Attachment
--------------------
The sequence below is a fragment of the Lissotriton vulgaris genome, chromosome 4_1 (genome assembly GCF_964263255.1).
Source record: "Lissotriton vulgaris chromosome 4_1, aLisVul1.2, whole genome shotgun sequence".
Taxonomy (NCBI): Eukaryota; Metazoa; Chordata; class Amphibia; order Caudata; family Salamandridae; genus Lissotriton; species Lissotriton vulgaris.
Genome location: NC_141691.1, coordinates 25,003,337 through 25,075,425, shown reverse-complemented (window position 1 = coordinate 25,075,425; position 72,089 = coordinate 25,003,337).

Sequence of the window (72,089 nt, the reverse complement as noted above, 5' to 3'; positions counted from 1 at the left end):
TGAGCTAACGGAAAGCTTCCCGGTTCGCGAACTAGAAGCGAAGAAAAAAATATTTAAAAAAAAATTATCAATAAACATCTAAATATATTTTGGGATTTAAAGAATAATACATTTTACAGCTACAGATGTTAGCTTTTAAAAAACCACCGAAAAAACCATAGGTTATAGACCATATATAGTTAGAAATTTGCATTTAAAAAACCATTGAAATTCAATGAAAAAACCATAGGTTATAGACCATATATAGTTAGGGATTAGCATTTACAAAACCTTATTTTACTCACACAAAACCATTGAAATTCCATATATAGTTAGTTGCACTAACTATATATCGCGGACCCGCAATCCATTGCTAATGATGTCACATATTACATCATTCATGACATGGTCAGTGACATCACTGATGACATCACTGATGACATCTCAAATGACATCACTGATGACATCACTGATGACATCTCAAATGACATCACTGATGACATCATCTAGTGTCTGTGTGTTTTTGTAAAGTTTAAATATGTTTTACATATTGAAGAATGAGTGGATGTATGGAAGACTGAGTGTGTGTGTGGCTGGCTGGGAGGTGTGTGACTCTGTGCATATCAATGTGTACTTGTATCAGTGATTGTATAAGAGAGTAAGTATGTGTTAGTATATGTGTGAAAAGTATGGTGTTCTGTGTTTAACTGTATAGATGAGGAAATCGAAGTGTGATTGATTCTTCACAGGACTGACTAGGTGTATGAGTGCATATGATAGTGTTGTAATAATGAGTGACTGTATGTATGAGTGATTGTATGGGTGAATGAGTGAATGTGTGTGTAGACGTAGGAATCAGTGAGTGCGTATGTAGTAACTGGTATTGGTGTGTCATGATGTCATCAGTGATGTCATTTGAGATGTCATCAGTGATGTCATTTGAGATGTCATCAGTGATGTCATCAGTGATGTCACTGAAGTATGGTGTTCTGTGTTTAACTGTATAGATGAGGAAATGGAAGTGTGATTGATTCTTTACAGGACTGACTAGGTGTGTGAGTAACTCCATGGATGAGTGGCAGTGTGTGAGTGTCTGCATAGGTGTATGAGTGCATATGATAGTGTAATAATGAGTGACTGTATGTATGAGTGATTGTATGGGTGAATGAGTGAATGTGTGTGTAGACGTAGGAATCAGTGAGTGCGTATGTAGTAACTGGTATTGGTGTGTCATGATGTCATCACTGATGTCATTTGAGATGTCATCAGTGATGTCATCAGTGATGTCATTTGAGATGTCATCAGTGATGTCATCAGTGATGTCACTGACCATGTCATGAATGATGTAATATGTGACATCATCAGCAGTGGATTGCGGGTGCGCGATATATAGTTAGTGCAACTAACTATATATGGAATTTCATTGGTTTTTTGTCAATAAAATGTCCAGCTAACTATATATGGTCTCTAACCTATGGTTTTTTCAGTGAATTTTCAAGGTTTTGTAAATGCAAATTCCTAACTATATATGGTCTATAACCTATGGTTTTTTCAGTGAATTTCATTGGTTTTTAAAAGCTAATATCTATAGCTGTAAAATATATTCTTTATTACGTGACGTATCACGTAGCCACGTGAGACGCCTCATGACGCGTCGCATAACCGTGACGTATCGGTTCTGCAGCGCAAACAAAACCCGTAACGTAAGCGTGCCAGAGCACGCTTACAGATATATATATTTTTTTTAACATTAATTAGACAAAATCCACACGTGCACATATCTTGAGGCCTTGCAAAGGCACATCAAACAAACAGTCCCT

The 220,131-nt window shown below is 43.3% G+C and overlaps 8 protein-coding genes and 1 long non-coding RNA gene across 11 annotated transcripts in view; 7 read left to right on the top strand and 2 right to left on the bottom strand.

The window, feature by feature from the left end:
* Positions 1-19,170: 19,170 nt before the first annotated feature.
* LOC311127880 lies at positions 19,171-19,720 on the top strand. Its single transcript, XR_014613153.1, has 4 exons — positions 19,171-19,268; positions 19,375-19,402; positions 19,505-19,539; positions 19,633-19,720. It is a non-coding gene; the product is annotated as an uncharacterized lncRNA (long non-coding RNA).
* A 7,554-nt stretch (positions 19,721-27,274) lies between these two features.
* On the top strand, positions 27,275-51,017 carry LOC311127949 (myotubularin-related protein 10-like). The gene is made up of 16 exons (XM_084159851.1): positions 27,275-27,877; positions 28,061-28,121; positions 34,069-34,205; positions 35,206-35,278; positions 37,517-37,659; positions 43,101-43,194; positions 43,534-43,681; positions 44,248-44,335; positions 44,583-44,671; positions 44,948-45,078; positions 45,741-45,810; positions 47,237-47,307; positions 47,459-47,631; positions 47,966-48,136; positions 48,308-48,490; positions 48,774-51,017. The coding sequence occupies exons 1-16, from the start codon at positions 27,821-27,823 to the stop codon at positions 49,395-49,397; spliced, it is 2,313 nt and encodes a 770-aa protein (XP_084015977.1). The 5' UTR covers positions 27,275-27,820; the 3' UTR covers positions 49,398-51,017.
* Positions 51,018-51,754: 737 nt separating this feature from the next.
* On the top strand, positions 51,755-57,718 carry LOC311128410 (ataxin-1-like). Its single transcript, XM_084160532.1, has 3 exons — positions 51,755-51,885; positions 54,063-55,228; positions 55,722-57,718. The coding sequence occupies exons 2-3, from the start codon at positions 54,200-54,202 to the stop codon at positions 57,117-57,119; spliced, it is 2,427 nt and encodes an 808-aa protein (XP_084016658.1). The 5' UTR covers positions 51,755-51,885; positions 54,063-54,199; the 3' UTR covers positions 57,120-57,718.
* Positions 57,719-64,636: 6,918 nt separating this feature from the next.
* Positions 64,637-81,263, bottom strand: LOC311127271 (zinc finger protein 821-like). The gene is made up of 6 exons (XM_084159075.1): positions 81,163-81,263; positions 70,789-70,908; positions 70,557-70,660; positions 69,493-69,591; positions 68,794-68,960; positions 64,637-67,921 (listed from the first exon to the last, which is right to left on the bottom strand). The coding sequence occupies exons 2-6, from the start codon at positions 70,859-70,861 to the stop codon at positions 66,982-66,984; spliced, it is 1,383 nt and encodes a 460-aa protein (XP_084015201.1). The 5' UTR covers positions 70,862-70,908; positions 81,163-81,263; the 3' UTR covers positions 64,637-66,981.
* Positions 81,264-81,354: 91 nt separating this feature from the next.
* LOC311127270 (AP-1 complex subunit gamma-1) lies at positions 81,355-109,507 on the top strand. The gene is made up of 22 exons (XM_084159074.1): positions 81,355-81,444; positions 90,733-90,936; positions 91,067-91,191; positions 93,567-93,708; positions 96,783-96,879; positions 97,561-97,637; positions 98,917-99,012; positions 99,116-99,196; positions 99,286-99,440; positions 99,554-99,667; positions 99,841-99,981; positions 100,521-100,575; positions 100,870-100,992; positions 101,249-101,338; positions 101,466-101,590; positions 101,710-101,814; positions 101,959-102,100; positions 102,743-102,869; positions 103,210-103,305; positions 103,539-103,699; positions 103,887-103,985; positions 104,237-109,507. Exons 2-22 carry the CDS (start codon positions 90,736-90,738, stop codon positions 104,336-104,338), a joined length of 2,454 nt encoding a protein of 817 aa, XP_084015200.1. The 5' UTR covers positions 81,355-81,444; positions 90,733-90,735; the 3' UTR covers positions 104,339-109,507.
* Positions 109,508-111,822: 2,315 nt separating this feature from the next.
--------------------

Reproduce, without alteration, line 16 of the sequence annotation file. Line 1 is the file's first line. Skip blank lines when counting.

* Positions 64,637-81,263, bottom strand: LOC311127271 (zinc finger protein 821-like). The gene is made up of 6 exons (XM_084159075.1): positions 81,163-81,263; positions 70,789-70,908; positions 70,557-70,660; positions 69,493-69,591; positions 68,794-68,960; positions 64,637-67,921 (listed from the first exon to the last, which is right to left on the bottom strand). The coding sequence occupies exons 2-6, from the start codon at positions 70,859-70,861 to the stop codon at positions 66,982-66,984; spliced, it is 1,383 nt and encodes a 460-aa protein (XP_084015201.1). The 5' UTR covers positions 70,862-70,908; positions 81,163-81,263; the 3' UTR covers positions 64,637-66,981.